By the decision of 1 December 201028, the European Commission rejected a complaint by Omnis against Microsoft. Omnis claimed that Microsoft abused its dominant position on the market for the provision of Enterprise Resource Planning (‘ERP’) or Enterprise Application Software (‘EAS’). Omnis alleged that Microsoft concluded anti-competitive agreements with the Romanian government and made use of interposed companies to exclude Omnis from the Romanian market. Both claims were ultimately rejected by the European Commission due to the limited likelihood of establishing a violation of competition law by Microsoft.
On 23 December 2009, Omnis lodged a complaint with the Commission alleging anti-competitive behaviour on the market for the provision of ERP or EAS by Microsoft in violation of Articles 101 and 102 TFEU. In later submissions to the Commission, Omnis requested the Commission to also open an investigation under Article 106 TFEU. In particular, Omnis alleged that Microsoft had abused its dominant position by engaging in various anti-competitive practices, including the refusal to deal with Omnis, the refusal to supply information to Omnis, discriminating against Omnis and illegal tying. Secondly, Omnis claimed that Microsoft had used interposed companies with a view of foreclosing the market for the provision of ERP or EAS in general and to eliminate competition by Omnis in particular. Lastly, Omnis alleged that Microsoft entered into an illegal strategic partnership with the Romanian government which conferred an illegal monopoly to Microsoft in contravention of Articles 101 and 106 TFEU.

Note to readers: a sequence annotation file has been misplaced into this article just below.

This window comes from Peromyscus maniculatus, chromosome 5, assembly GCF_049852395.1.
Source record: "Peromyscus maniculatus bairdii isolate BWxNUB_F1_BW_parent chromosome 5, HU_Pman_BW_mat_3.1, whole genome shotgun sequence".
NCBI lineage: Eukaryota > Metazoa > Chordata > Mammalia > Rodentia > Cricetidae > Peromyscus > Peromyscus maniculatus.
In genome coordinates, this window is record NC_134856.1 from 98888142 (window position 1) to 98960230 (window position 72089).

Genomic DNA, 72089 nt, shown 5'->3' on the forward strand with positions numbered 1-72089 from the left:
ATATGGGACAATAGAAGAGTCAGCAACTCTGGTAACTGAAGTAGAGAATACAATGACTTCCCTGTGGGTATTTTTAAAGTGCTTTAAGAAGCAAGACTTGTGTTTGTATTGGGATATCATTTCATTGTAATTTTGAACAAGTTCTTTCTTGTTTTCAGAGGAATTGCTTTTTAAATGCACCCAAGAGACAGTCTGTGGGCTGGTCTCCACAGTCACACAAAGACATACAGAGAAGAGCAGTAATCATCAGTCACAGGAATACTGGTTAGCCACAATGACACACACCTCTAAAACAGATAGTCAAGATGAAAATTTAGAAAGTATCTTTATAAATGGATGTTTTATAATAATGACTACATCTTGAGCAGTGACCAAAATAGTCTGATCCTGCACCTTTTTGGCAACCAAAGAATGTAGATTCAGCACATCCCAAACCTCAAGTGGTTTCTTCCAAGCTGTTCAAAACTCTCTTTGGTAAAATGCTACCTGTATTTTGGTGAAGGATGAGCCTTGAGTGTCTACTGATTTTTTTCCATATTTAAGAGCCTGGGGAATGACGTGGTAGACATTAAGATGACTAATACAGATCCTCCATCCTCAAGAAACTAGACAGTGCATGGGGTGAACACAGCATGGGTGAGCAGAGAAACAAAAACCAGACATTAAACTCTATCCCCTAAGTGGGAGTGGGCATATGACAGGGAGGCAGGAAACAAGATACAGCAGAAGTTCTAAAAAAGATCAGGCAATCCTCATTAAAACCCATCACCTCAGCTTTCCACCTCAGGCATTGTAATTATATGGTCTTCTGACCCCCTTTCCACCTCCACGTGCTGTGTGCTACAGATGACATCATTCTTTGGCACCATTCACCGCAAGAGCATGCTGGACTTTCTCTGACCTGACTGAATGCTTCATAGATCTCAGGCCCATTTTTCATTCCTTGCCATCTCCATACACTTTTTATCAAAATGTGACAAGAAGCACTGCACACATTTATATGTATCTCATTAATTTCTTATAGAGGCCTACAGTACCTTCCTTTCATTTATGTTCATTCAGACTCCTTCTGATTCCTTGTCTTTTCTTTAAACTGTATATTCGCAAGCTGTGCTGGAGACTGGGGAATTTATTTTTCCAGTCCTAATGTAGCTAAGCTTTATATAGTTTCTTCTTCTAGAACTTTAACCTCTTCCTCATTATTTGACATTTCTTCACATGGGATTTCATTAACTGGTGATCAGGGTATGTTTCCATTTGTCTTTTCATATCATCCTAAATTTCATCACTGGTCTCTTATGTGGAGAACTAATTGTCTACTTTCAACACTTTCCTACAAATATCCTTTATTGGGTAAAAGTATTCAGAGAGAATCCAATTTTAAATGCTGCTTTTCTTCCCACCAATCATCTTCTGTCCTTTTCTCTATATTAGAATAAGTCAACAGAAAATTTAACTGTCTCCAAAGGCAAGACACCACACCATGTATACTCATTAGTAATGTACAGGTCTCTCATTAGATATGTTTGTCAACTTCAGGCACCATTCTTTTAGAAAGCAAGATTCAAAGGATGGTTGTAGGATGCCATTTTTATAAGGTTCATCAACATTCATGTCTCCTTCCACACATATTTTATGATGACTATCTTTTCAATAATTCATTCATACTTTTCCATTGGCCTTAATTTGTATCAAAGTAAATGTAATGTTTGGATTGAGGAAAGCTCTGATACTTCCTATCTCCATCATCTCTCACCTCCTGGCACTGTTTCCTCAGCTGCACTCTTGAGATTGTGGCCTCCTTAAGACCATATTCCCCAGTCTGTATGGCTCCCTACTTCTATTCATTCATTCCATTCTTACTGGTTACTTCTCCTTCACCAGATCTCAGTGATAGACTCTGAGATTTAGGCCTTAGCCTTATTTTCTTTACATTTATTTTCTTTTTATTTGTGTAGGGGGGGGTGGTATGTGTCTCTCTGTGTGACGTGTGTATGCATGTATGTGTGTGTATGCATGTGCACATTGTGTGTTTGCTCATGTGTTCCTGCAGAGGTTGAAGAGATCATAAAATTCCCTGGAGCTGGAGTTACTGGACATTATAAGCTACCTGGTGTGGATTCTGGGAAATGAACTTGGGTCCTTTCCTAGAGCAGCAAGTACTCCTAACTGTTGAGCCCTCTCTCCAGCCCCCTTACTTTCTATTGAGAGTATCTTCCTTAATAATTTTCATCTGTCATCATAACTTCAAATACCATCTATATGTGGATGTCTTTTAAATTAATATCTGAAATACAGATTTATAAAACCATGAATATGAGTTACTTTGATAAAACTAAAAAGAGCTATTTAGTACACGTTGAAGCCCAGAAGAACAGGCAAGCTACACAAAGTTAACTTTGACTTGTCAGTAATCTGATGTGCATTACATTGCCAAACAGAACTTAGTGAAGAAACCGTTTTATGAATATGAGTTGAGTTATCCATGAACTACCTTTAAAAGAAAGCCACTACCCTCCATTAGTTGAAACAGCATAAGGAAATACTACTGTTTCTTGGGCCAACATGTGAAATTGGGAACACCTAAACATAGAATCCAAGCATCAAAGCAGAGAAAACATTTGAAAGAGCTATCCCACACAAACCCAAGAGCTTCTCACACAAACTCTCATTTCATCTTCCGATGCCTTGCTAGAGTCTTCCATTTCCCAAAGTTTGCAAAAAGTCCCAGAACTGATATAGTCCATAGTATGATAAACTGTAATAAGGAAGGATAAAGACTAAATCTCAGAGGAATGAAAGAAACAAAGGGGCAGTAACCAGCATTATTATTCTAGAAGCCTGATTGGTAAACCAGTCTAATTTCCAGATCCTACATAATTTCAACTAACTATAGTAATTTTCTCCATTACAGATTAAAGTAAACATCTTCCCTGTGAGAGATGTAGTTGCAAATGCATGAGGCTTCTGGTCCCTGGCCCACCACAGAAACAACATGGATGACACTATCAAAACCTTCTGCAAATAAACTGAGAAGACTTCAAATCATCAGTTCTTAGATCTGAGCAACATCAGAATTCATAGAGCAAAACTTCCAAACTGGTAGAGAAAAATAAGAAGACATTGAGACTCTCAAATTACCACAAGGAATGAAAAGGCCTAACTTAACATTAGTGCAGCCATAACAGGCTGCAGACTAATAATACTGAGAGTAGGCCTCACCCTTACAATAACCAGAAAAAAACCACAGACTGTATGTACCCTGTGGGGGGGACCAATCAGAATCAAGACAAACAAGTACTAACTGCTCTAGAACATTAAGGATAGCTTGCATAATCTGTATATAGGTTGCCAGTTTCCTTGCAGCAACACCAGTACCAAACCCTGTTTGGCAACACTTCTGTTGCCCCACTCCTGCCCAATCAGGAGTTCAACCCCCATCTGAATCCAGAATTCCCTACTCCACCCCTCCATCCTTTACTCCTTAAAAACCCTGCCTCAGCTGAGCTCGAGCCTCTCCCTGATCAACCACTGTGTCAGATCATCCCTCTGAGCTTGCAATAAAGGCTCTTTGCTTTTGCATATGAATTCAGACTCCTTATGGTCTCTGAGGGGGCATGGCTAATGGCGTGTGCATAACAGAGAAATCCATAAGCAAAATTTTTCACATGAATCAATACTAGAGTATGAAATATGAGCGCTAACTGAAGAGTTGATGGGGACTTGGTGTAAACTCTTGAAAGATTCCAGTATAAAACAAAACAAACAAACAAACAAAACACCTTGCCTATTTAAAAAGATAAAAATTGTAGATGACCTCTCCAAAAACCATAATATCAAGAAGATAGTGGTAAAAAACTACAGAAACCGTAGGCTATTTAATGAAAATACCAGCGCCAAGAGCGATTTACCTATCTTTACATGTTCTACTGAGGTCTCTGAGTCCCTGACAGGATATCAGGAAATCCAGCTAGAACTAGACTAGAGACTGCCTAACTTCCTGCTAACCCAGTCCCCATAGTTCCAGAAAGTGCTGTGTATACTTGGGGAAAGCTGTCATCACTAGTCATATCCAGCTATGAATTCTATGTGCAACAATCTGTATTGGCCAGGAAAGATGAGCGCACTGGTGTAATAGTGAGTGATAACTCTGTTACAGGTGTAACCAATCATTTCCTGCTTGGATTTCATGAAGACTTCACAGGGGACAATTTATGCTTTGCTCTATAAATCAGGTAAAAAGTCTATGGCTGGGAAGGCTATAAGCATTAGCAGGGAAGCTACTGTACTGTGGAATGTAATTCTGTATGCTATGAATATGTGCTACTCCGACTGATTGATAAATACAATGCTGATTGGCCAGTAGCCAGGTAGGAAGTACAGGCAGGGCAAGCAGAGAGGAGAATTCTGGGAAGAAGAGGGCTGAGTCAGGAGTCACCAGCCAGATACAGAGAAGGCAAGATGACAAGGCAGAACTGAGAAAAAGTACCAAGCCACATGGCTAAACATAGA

On 13 July 2010, the Commission informed Omnis that after careful examination of the factual and legal elements, it was of the opinion that there was no sufficient degree of interest of the EU in conducting a further investigation. On 1 December 2010, the Commission confirmed this preliminary view and rejected the complaint of Omnis due to the limited likelihood of establishing a violation of competition law by Microsoft.